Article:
*** Update *** On January 30, 2023, the Ninth Circuit affirmed the district court’s July 2022 decision that Lindsey’s lawsuit challenging H.B. 500 is not moot and, therefore, can continue. The Court noted that although Lindsey withdrew from her college in fall 2020, she intended to re-enroll, later did re-enroll, and has been playing on the women’s club soccer team since fall 2022. Furthermore, she intends to try out for the women’s cross-country and track teams. Without the district court’s preliminary injunction against H.B. 500, which was issued in August 2020, she would be banned from playing on the club soccer team and from even trying out for the cross-country and track teams. Therefore, the Court affirmed that Lindsey has the right to continue her lawsuit, which seeks to strike down this law.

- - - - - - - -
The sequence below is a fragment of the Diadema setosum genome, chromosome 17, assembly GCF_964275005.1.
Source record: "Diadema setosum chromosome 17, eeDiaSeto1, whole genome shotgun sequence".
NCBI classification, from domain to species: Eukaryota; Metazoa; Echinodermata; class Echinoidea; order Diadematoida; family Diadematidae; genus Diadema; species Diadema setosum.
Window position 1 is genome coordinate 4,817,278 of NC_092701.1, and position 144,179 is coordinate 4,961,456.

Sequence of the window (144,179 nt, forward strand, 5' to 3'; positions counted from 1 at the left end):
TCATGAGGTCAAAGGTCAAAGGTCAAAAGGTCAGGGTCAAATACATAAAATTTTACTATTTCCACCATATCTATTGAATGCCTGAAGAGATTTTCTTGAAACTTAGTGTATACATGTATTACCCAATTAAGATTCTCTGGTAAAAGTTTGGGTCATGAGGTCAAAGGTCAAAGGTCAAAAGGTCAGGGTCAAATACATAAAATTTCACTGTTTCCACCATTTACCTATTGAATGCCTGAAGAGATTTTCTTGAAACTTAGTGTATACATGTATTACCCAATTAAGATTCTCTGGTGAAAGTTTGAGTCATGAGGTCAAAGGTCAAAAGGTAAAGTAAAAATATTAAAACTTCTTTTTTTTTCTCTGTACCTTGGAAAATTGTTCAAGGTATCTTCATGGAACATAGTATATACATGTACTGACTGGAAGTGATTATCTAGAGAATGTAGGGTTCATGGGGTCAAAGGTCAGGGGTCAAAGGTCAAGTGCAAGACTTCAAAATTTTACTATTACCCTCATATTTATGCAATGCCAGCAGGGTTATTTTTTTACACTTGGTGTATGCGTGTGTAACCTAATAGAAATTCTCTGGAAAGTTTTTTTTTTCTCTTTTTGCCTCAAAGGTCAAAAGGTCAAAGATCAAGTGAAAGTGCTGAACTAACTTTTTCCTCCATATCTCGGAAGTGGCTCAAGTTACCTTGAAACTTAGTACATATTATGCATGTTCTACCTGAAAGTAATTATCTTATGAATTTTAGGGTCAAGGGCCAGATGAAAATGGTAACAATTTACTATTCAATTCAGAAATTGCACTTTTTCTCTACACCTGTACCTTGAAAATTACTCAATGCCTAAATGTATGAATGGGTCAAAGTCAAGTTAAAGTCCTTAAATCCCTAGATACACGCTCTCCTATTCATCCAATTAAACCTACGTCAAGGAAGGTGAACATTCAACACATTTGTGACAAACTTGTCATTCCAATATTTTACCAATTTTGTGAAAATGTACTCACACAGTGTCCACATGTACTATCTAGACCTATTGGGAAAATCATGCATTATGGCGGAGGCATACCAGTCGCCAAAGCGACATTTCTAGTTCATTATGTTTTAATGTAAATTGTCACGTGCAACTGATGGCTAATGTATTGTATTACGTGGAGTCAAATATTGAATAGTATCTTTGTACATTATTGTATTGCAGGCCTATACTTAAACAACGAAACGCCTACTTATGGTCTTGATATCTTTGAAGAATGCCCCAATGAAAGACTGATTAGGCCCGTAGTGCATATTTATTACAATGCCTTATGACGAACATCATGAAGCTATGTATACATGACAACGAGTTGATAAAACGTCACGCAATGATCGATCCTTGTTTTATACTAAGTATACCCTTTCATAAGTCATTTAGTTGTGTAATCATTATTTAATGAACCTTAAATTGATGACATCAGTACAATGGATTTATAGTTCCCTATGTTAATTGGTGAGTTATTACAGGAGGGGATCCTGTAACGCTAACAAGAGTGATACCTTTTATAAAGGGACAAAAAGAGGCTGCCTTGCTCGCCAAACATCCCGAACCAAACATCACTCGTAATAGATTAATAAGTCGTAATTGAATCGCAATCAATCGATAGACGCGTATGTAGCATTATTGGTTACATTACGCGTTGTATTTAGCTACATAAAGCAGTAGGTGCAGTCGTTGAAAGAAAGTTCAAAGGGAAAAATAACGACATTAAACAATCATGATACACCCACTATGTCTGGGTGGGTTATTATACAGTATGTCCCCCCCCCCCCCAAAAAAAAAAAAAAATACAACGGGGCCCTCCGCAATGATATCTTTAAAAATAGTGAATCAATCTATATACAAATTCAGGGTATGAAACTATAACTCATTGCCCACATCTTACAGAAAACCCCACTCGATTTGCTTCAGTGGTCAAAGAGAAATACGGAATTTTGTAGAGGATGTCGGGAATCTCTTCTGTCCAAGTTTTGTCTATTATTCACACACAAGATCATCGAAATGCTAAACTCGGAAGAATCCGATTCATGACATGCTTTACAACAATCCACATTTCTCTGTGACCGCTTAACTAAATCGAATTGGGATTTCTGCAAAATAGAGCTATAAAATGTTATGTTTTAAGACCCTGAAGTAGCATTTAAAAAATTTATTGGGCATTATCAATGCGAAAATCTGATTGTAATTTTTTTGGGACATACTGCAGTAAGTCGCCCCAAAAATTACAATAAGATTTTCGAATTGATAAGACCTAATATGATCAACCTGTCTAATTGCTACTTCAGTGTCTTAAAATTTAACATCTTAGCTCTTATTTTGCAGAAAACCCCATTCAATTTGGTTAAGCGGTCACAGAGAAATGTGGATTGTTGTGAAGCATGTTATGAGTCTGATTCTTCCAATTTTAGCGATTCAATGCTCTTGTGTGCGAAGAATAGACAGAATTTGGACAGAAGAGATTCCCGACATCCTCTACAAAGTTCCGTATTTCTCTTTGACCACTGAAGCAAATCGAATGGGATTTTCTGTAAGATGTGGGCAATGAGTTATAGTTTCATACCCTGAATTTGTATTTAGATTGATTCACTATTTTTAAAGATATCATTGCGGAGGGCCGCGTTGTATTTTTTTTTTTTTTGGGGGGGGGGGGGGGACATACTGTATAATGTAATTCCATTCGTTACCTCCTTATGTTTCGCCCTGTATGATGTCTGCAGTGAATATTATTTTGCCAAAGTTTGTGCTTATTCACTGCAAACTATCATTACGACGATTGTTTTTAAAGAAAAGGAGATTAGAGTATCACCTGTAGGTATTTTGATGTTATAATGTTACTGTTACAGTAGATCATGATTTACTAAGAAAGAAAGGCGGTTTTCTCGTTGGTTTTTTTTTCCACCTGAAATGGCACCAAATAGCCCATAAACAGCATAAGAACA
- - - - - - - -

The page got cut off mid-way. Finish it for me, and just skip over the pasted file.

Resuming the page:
The National Women’s Law Center, the Lawyers’ Committee for Civil Rights, and our firm partners, Hogan Lovells led 60 organizations committed to racial, gender, and LGBTQ justice and filed an amicus brief in Hecox v. Little.

The case, filed by the ACLU on behalf of Lindsey Hecox, a woman college student who is transgender, and Jane Doe, a female high school student who is cisgender, challenges Idaho’s “Fairness in Women’s Sport’s Act.” (H.B. 500). This is the only law in the country to impose a statewide ban on all women and girls who are transgender from participating in sports consistent with their gender identity.

Our brief argues that targeting trans women and girls is sex discrimination and that this violates Title IX. The amicus brief warns the court that this provision will also harm women who are intersex and women who are cisgender, particularly Black and brown women and girls whose bodies are more often policed. For more information about the case and our brief, read our blog here.